After reading a recipe in a children’s cookbook for “healthy” turkey nuggets, I decided to give them a try. The recipe called for uncooked turkey soaked in milk, then rolled in a mixture of whole-wheat flour, bran flakes, onion powder, and a modest amount of salt. Into the oven they went—and emerged 20 minutes later looking small, tan, sad, and, well, uninspired. I cheerfully doled them out to my kids, with a ketchup-and-mustard dip, and was gratified when they cleaned their plates. It didn’t make me the least bit suspicious that they devoured all the side dishes that night!
The next day, cleaning the kitchen, I discovered balled-up napkins filled with cold turkey nuggets wedged under the cover of a radiator near the kitchen table. They’d been carefully wrapped so that the turkey within was completely ensconced in the napkins.
Point taken! The next time I made nuggets, I added grated cheese, seasoned breadcrumbs, and, yes, salt into the concoction. And instead of milk, I coated the turkey pieces with olive oil before rolling them into the mixture. My crispy, savory nuggets were a big success. And once I showed the kids how to make them themselves, the nuggets became even more of a household staple. No more food surreptitiously wrapped in napkins means a meal was a big success, at least, in my house!
What You’ll Need
- 1½ pounds boneless turkey cutlets
- 1¼ cups seasoned bread crumbs
- ⅔ cup grated Parmesan cheese
- 1 teaspoon garlic powder
- ½ teaspoon salt
- Pinch of black pepper
- 5 tablespoons olive oil
What to Do
- Preheat the oven to 350℉.
- Show your little chef how to line a baking sheet with a piece of parchment paper. (The parchment will keep the nuggets from sticking.)
- With a sharp knife, slice the turkey cutlets into 2- to 3-inch pieces. Place them into a large mixing bowl.
Teachable Moment #1: What Your Kids Don’t Know About Turkeys
- Baby turkeys dine on berries, seeds, and insects; adult turkeys eat all of the above, along with acorns and small reptiles, including lizards and snakes.
- Turkeys run at speeds of up to 25 miles an hour—and can hit 55 miles an hour in flight.
- Male turkeys are called gobblers; females are called hens. The flap of skin hanging over a turkey’s beak is called a snood; the skin hanging off its neck is called the wattle.
- About 100 years ago, wild turkeys were nearly extinct in North America, due to hunting. But since then the turkey population has soared, and there are around 7 million turkeys in the wild in North America today.—Smithsonian.com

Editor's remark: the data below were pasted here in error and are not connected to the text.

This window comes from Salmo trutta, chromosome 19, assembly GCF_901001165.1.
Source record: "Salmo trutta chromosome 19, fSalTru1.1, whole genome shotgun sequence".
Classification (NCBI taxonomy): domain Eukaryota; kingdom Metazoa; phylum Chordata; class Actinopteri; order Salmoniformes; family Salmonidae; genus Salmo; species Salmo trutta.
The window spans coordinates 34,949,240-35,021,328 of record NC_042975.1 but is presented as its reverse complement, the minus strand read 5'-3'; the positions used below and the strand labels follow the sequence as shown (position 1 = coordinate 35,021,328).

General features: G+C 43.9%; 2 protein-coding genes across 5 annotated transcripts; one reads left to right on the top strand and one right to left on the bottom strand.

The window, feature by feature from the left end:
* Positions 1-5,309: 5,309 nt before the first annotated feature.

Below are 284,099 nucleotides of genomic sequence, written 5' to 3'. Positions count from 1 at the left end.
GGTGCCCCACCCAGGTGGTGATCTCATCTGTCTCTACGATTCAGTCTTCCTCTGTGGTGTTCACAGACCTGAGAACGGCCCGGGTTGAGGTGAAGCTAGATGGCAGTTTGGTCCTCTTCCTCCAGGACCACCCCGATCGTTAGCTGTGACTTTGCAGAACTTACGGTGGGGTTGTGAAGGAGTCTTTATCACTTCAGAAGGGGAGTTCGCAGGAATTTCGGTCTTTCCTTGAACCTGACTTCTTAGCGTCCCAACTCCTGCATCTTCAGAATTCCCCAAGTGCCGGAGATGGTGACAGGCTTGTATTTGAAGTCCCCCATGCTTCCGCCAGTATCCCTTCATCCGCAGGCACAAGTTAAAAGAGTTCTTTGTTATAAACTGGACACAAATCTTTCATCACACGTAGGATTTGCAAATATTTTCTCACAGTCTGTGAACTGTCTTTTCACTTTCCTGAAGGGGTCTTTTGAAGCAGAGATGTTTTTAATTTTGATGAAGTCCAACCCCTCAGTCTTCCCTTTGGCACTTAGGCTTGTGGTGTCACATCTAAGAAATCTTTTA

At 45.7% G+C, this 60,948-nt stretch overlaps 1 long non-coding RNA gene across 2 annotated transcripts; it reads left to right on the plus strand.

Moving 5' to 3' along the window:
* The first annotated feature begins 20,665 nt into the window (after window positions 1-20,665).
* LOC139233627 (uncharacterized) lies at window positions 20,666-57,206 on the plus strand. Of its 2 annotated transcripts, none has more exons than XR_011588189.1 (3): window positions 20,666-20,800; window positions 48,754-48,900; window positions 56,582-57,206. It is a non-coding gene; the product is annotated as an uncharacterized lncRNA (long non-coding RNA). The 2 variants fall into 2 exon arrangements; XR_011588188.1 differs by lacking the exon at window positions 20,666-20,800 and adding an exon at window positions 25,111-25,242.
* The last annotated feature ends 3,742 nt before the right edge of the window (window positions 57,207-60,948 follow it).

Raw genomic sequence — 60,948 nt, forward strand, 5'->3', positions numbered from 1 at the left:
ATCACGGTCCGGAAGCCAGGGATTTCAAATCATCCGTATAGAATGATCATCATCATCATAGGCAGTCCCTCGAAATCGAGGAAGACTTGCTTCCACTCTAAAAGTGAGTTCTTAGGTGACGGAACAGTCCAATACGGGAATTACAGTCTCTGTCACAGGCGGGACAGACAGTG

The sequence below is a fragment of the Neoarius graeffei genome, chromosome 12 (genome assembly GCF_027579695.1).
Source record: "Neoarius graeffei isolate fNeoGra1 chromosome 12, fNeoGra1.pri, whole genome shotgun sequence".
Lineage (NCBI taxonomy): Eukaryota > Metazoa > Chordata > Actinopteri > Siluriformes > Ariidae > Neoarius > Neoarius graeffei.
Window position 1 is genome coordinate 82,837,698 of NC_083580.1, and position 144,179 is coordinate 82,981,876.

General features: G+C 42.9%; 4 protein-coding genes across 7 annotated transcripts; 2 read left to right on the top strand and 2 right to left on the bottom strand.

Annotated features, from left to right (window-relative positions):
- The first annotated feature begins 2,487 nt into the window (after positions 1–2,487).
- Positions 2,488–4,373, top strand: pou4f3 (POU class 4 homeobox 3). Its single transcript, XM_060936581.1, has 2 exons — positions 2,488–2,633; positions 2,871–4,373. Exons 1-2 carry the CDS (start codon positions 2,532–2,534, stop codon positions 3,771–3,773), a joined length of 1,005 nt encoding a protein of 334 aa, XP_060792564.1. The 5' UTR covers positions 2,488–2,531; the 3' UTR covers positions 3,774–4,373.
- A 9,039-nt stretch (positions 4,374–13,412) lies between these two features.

- Invite your little foodie to measure the breadcrumbs and the cheese onto a large rimmed plate. Let her measure and add the garlic powder, salt, and black pepper. Put the breadcrumbs, cheese, and spices into a clean plastic bag.
Teachable Moment #2: Cheesy Facts about Cheese
- Parmesan is a type ofextra-hard cheese made from cow’s milk—and it’s the cheese people pair most often with spaghetti and other types of pasta.
- Parmesan cheese comes in loaves—just like bread. It takes 160 gallons of milk to make one loaf, which weighs about 110 pounds.
- The older Parmesan cheese gets, the stronger it tastes!
- If you want a bit of Parmesan cheese, don’t slice it with any old knife that’s hanging around the kitchen. Grate it with a grater, or break off pieces with a special cheese knife.—WorldGuide.com
- Let your aspiring chef pour the olive oil over the turkey. Demonstrate how to stir with a large spoon to coat the turkey with the oil.
- Show your child how to shake the turkey nuggets, a few at a time, into the breadcrumb and cheese mixture. (Check to make sure all the nuggets are nicely coated.) Let your child arrange the nuggets in a single layer on the parchment paper-lined baking sheet. (Remind her to wash her hands thoroughly with plenty of soap and water after handling raw turkey.)
- Place the nuggets in the oven. Bake for 15 to 20 minutes, or until turkey is thoroughly cooked. Remove from oven and use a spatula to lift the nuggets and place them on a serving platter.
Tip: Serve these nuggets with ketchup, a mixture of ketchup and mustard, cranberry sauce, or honey. If you want to dress up the nuggets, add 1 teaspoon of dried basil and 1 teaspoon of onion powder to the breadcrumb mix.